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Yogi Tips: How to Add More Yoga to Your Daily Life

Naomi Zelin, LA Yogini

Photo by Barclay Wright

When it comes to yoga, meditation, and finding balance, we turn to LA yogini, Naomi Zelin, to answer our questions and provide guidance. Naomi turned to yoga to help recover from a physical injury, but has continued her practice ever since! We sat down with her to understand the benefits of starting a yoga practice and how easy it is to incorporate into your daily life!  

What inspired you to start practicing yoga and how has your practice evolved over the years?

I came to yoga due to a snowboarding accident, I fractured my back while I was in college. While rehabbing my spine, I heard that yoga was helpful for injuries and the rest is history! My practice has evolved over the years just as much as I have, evolving from rehabilitation to a strong physical exercise. These days my yoga practice has a deeper, more spiritual aspect to it than physical, incorporating more meditation and breath work than ever before.   

There are so many different types of yoga; what are the differences and which one should we choose?

I could talk all day long about styles and types of yoga, but I will make a rough list of what I think to be the leading styles and teachers in your generation.

Iyengar - BKS Iyengar is the reason why we have the physical practice out here in the west. His style incorporates tons of propping, ropes, blocks, chairs, blankets, and straps. This is a heavy alignment practice, amazing for those who have injuries, a lack of mobility, or beginners.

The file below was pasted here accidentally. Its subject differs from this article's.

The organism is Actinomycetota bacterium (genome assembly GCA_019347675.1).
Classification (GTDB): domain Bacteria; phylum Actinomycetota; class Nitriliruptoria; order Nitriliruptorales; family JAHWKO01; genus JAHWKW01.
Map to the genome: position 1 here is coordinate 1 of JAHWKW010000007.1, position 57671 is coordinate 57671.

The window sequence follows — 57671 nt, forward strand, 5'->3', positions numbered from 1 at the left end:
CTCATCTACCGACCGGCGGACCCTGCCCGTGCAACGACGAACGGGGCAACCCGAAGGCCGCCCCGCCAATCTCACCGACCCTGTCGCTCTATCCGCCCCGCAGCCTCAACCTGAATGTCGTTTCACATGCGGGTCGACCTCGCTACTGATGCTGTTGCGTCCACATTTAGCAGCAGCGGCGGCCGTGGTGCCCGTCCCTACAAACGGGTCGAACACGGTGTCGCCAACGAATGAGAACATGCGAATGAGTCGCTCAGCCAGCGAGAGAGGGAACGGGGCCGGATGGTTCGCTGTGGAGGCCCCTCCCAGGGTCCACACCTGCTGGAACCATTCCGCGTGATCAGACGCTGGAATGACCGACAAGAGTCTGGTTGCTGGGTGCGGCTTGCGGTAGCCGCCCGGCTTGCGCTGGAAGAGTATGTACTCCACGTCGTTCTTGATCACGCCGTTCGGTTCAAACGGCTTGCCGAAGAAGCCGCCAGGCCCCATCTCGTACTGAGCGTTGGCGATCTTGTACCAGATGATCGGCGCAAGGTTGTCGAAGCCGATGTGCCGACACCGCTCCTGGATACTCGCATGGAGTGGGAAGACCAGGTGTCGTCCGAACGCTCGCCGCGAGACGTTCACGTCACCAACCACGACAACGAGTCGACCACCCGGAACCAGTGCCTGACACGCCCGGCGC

Vinyasa - This seems to be the most popular style out there, and is best suited for more physically active people. Poses are linked together by the breath and move at a swift pace. Vinyasa is great for athletes, dancers, runners, and intermediate to advanced students.

YogaMazé - You will not find this style everywhere, but Noah Maze is my teacher so I must give credit where it is due. YogaMazé is in my (very biased) opinion, the best yoga out there. With a heavy integration of kinesiology and physiology, the body is shaped into the most healthy and safe way to practice. This style is great for all levels and all abilities.

Hot Yoga - Hot yoga usually incorporates variations of a vinyasa style set to a heated room, usually between 95-105 degrees. It is a great style for those who want to lose weight, detox, and gain flexibility. Always remember to stay hydrated and drink TONS of water before and after class.

Yin and Restorative - I like to call my yin classes "adult nap time" because there is little to no movement in these classes. You hold postures for 5 and sometimes up to 10 minutes at a time. These classes promote tranquility and help open the fascia and ligaments in the body. These classes are great for injuries and anyone who is trying to relax, destress, and get a good night’s sleep.

How can busy people incorporate a strong yoga practice into their daily lives?